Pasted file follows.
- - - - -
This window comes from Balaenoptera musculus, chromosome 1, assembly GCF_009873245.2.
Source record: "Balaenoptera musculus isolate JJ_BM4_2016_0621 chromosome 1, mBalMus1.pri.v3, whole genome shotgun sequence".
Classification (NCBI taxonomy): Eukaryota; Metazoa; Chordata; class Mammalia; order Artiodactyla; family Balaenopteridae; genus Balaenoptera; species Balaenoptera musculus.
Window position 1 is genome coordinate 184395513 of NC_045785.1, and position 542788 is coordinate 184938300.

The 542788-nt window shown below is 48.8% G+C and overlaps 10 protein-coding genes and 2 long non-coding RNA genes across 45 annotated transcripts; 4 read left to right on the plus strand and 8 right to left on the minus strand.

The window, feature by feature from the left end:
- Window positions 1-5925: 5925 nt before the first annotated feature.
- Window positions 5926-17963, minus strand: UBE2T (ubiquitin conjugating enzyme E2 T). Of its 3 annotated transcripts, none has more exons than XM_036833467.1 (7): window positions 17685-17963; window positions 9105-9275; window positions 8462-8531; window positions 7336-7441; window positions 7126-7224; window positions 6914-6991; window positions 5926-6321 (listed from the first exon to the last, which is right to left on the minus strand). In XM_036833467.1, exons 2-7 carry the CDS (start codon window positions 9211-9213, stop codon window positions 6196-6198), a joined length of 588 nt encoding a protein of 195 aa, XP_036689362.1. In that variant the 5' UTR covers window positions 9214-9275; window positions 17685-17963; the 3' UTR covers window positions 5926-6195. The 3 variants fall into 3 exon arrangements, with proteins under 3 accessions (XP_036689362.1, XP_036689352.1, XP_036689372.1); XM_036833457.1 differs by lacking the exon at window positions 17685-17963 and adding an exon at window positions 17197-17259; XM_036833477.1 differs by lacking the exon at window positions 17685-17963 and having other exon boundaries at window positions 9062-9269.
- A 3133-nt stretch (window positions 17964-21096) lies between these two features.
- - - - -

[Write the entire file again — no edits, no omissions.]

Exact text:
This window comes from Balaenoptera musculus, chromosome 1, assembly GCF_009873245.2.
Source record: "Balaenoptera musculus isolate JJ_BM4_2016_0621 chromosome 1, mBalMus1.pri.v3, whole genome shotgun sequence".
Classification (NCBI taxonomy): Eukaryota; Metazoa; Chordata; class Mammalia; order Artiodactyla; family Balaenopteridae; genus Balaenoptera; species Balaenoptera musculus.
Window position 1 is genome coordinate 184395513 of NC_045785.1, and position 542788 is coordinate 184938300.

The 542788-nt window shown below is 48.8% G+C and overlaps 10 protein-coding genes and 2 long non-coding RNA genes across 45 annotated transcripts; 4 read left to right on the plus strand and 8 right to left on the minus strand.

The window, feature by feature from the left end:
- Window positions 1-5925: 5925 nt before the first annotated feature.
- Window positions 5926-17963, minus strand: UBE2T (ubiquitin conjugating enzyme E2 T). Of its 3 annotated transcripts, none has more exons than XM_036833467.1 (7): window positions 17685-17963; window positions 9105-9275; window positions 8462-8531; window positions 7336-7441; window positions 7126-7224; window positions 6914-6991; window positions 5926-6321 (listed from the first exon to the last, which is right to left on the minus strand). In XM_036833467.1, exons 2-7 carry the CDS (start codon window positions 9211-9213, stop codon window positions 6196-6198), a joined length of 588 nt encoding a protein of 195 aa, XP_036689362.1. In that variant the 5' UTR covers window positions 9214-9275; window positions 17685-17963; the 3' UTR covers window positions 5926-6195. The 3 variants fall into 3 exon arrangements, with proteins under 3 accessions (XP_036689362.1, XP_036689352.1, XP_036689372.1); XM_036833457.1 differs by lacking the exon at window positions 17685-17963 and adding an exon at window positions 17197-17259; XM_036833477.1 differs by lacking the exon at window positions 17685-17963 and having other exon boundaries at window positions 9062-9269.
- A 3133-nt stretch (window positions 17964-21096) lies between these two features.